In Joshua Whitehead’s Jonny Appleseed (2018), “All the land is horny as fuck.” The Oji-Cree narrator of this novel is working to get home from Winnipeg to the Peguis First Nations Reservation. These two settings are linked by plot and by histories of colonization; the novel’s title invokes colonial history. Johnny Appleseed was a Christian missionary, responsible for the genocide of Indigenous people and the suppression of Indigenous concepts of sexuality and gender. The novel’s narrator, Jonny, shares his name. This novel is written in English, a colonial language. Through provocative wordplay, however, Jonny disrupts English sentences, carving out space for himself in a language designed to exclude him. In one section, Jonny’s kokum translates the Cree word manitowapow, after which Manitoba was named, to “the strait of the spirit.” Jonny riffs—“Why would the water want to straighten my spirit?” Jonny’s sexuality is reflected by the stream. The river is “an orgy of kissing streams, a hub of sex.” The strait isn’t straight. Jonny’s gender identity, too, finds reflection in the nonhuman world. As a teen he compares himself to a leech. “I too felt like a hermaphrodite: part boy, part girl.” As a cybersex worker in Winnipeg, Jonny says, “I always got a tickle out of how you could anthropomorphize yourself within the gay animal kingdom: ‘bear,’ ‘otter,’ ‘wolf,’ ‘fox,’ ‘cubs.’” He lists animals he can “morph into” on his profile and charges “an extra few bucks per session” for each one. This is a pragmatic indulgence of the fetish of Indigenous people as one with “nature.” It becomes something more when Jonny’s teenage romance begins dating a woman, and Jonny looks at a photo of her and thinks, “I could be that.” In this novel, queerness is capacious and fully a part of the “natural” world.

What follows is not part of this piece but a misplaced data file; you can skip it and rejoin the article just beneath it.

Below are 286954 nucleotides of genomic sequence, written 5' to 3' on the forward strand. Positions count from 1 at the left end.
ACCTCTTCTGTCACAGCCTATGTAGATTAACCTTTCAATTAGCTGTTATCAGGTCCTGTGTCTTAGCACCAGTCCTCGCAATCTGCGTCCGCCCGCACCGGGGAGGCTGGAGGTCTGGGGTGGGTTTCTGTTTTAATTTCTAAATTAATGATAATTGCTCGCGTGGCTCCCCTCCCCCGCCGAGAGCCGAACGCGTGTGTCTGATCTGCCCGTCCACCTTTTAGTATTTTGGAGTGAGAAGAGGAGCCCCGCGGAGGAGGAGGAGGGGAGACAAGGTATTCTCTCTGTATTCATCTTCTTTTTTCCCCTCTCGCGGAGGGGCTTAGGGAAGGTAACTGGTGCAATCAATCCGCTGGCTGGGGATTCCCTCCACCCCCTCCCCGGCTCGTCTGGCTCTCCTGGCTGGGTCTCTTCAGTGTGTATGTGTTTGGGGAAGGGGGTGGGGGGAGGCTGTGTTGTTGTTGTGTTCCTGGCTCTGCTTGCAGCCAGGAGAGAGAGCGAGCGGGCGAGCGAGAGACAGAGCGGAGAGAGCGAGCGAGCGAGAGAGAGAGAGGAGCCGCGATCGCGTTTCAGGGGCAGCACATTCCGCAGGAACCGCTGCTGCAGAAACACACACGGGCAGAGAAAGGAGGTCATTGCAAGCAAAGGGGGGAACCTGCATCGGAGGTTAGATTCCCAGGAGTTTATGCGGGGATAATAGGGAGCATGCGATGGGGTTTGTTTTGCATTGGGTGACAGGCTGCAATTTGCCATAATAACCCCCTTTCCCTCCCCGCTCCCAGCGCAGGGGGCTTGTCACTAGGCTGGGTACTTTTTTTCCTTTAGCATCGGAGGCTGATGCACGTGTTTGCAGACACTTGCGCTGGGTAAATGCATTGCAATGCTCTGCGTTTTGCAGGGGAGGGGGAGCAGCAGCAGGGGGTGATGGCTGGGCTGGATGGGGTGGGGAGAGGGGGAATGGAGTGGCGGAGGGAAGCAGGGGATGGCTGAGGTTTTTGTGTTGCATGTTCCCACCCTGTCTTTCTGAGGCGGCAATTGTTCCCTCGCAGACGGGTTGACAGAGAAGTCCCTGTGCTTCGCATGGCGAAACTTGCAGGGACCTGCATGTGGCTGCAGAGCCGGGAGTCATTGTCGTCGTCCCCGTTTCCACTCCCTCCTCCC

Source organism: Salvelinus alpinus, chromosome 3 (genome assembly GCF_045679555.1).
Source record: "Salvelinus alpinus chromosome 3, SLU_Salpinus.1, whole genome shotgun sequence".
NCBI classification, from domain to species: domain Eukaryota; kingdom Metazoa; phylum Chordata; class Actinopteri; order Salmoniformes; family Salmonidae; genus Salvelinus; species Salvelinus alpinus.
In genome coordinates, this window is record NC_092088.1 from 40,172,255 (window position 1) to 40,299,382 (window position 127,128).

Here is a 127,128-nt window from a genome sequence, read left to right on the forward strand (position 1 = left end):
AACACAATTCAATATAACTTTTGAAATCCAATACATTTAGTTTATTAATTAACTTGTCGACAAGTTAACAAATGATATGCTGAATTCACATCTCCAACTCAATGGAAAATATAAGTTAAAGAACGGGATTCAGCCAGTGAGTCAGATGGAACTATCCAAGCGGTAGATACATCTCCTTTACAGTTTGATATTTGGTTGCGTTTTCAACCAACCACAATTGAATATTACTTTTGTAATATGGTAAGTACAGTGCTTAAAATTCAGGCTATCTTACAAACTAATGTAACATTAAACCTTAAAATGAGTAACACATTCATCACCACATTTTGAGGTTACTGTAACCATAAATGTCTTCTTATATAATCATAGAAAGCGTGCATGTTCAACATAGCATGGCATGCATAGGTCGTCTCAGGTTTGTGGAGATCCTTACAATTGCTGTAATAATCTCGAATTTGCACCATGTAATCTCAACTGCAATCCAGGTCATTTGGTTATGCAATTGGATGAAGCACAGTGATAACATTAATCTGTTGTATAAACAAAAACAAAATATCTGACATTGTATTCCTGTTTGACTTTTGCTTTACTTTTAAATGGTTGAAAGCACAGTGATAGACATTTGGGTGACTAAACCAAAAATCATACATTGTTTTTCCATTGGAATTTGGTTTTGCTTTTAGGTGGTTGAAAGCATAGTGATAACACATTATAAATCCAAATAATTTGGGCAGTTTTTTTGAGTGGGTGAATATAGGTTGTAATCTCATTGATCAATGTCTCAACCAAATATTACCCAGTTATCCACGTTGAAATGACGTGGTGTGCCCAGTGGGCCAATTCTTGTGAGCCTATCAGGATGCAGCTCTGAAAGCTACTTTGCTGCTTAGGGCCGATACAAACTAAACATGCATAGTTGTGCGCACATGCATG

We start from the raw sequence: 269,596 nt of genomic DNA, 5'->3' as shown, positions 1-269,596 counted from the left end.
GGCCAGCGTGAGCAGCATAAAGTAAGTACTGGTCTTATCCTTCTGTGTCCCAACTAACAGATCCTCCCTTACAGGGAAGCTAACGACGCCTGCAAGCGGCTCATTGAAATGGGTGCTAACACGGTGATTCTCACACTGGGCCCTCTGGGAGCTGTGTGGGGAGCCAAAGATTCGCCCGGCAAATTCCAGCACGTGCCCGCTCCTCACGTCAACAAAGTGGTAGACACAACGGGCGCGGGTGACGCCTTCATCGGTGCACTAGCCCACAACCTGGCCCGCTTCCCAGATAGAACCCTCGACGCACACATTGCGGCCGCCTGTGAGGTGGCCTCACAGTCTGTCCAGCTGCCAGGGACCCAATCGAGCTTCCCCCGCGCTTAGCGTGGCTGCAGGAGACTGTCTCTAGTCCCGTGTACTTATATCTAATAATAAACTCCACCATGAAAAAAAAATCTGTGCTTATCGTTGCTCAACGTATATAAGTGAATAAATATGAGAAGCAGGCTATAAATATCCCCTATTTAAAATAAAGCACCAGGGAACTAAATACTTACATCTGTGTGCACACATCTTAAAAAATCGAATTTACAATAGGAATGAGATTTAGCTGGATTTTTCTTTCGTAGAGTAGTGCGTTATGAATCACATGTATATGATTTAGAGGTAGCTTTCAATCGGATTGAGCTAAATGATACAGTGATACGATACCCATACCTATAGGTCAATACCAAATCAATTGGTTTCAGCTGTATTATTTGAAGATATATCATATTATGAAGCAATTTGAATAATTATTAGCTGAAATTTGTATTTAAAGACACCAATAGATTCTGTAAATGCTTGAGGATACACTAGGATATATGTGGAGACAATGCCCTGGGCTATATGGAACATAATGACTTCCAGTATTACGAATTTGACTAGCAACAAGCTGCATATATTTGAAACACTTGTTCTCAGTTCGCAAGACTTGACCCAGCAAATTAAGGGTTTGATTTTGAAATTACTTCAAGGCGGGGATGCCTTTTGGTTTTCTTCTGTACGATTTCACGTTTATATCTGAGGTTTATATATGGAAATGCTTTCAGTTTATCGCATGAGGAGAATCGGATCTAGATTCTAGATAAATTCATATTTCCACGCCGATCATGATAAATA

Madeline ffitch’s Stay and Fight (2019) also emphasizes the naturalness of queerness. Helen leaves urban Seattle for Appalachian Ohio, where she ends up homesteading with a lesbian couple on land bordered by an oil pipeline. Together, they raise a boy, Perley. Their life is inextricable from the nonhuman world. They eat acorn mash and squirrel meat, spend hours planting and harvesting, sleep with snakes; when a snakebite brings Child Protective Services to their door, the novel’s critique of institutions of normative “culture” becomes clear. The verbal defenses of Helen and her family break down against the heteronormative, institutional English of CPS (“nonrelative adults,” “biological mother”), and Perley is fostered. One of Perley’s mothers takes work out-of-state, constructing an oil pipeline, to raise the money needed to regain custody. Soon after, she realizes the oil pipeline she’s building is headed directly for the family’s land, threatening their home. The threat of the snakebite pales in comparison with this deadlier black snake of oil, of industry.